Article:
In the past few weeks, we have seen big businesses crumble and stagger because of tweets. The bird can really sing. It is not the first time that local nightlife businesses have proven to provide poor services, but this time they were playing out of their league with mediocre players.

We are in an era where the inter-generational gap is unprecedentedly wide. (If you don’t believe this, try explaining to your parents what you do, if your job has anything to do with computers.) Now, business executives and leaders of institutions are trying so hard to embrace this Internet shift (beyond sending emails), yet very few are willing to pay the relative price.

Everyone out here wants to have an online presence, so they look for a younger person in the company and tell them to manage their social media accounts, mostly because they have some online followers, but little do they understand that followers are not the end game. I have seen contracts where online presence performance is measured based on followers accumulated over a period of time but not the content produced, let alone the context.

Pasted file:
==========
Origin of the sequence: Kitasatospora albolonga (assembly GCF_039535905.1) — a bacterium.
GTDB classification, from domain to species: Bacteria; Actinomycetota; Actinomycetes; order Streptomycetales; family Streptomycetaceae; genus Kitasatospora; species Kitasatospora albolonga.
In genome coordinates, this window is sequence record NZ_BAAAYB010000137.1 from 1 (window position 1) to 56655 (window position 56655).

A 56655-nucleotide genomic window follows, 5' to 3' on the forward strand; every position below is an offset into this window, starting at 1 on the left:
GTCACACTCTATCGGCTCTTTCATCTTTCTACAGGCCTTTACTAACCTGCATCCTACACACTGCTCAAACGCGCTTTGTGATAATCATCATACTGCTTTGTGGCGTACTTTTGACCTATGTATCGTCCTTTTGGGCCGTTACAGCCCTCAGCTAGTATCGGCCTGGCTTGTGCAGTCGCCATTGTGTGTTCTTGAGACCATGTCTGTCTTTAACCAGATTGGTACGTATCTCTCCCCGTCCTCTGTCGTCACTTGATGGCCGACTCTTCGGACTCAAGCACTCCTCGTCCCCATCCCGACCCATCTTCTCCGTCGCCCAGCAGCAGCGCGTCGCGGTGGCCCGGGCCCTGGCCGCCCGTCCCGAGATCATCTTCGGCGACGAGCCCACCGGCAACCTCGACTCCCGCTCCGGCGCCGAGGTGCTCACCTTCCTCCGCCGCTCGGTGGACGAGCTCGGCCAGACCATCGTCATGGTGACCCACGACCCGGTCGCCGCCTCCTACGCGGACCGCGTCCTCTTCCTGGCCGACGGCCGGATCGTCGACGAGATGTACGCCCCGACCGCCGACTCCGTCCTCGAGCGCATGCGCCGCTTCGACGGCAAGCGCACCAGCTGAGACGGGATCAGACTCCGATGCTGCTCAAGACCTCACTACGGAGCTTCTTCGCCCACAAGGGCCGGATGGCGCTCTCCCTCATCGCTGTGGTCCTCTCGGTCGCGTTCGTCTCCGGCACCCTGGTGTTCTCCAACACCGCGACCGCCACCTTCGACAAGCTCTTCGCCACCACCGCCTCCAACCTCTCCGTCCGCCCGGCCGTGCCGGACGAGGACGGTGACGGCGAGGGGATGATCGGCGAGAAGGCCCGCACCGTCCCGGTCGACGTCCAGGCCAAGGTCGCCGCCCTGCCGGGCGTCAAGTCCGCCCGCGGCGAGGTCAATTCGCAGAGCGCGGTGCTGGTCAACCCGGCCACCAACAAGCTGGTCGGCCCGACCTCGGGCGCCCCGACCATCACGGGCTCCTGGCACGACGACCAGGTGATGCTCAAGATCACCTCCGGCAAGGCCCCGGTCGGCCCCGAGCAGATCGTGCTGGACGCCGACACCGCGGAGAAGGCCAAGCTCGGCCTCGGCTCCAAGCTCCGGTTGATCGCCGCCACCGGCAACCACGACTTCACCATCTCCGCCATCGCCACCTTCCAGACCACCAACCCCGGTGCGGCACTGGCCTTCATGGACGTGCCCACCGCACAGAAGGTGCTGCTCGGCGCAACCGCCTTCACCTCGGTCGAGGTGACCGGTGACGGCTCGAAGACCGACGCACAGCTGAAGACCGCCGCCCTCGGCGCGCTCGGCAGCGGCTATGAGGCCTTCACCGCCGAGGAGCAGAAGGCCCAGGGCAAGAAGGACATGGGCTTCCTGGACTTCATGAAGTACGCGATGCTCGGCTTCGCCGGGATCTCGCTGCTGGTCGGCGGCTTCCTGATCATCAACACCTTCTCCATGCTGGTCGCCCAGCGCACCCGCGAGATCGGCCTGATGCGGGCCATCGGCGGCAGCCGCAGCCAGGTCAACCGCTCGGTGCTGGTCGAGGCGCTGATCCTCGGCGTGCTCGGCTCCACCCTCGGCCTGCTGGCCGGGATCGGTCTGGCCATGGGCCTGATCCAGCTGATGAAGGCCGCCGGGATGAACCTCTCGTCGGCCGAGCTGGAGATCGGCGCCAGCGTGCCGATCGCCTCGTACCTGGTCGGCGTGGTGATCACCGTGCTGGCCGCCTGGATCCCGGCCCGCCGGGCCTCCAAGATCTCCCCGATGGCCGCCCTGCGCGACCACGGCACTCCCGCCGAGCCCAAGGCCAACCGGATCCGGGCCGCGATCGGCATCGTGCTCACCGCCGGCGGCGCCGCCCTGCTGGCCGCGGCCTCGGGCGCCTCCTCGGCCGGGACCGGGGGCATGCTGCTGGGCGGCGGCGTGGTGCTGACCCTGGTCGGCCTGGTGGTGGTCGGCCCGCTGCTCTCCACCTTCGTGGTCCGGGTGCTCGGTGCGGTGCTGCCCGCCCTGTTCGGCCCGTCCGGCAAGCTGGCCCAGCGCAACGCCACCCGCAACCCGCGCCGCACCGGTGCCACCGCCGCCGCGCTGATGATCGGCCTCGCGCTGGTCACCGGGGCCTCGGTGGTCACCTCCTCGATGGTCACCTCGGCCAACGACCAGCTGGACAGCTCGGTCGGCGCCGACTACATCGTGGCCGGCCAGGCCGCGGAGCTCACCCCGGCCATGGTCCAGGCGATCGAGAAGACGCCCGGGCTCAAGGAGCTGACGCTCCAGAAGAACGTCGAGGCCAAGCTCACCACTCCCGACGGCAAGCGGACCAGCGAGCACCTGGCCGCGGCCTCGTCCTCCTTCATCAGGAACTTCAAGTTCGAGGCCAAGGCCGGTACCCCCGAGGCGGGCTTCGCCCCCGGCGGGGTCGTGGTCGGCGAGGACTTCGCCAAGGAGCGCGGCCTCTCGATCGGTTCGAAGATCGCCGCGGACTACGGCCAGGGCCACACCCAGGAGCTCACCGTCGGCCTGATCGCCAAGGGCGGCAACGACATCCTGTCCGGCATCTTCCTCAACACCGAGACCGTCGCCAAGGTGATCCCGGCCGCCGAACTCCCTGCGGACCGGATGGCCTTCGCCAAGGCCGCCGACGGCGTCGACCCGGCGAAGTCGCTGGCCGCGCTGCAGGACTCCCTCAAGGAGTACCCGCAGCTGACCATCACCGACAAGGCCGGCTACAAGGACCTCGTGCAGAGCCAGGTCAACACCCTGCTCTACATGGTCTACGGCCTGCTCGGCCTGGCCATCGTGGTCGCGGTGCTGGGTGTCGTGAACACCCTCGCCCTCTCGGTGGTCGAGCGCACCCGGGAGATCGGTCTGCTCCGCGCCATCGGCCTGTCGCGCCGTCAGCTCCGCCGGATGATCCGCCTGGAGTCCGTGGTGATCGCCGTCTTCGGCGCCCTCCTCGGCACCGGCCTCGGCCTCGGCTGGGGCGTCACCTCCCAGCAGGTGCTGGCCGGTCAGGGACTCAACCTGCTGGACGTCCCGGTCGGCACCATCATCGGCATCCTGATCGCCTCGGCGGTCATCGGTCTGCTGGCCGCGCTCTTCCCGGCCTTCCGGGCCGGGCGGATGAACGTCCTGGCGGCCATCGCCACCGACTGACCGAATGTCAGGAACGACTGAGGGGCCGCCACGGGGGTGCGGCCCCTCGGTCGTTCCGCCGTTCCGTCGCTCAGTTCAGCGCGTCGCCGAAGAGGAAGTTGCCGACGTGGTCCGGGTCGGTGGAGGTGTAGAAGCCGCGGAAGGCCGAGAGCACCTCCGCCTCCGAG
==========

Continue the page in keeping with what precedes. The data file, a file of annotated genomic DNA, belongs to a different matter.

It is about time business people and institutions understand that branding and social media marketing goes beyond a person holding a phone and tweeting or posting on Facebook. It is an area that requires professionals, just like any other serious business, who actually understand how things work – and they are not cheap. The results of hiring incompetent branding and online publicists, or leaving it to anyone, can be catastrophic. (If you doubt, ask PiliPili or Cocobean, just to name a few of the latest.)

Quick advice: Next time you (as a business executive) want to hire an online publicist, take time to interview them, see if they relate to your business spirit, check if they understand the company values and evaluate how they manage conflicts because you are hiring the face of your company. Also, and this is equally important, prepare a budget for it because photos, videos, graphics, and words don’t fall from the sky.

At the end of the day, an online presence is nothing but a community that understands and would like to stay updated on what you do. If businesses and brands are not ready to commit, they’d rather not have the presence at all and stick to old school.

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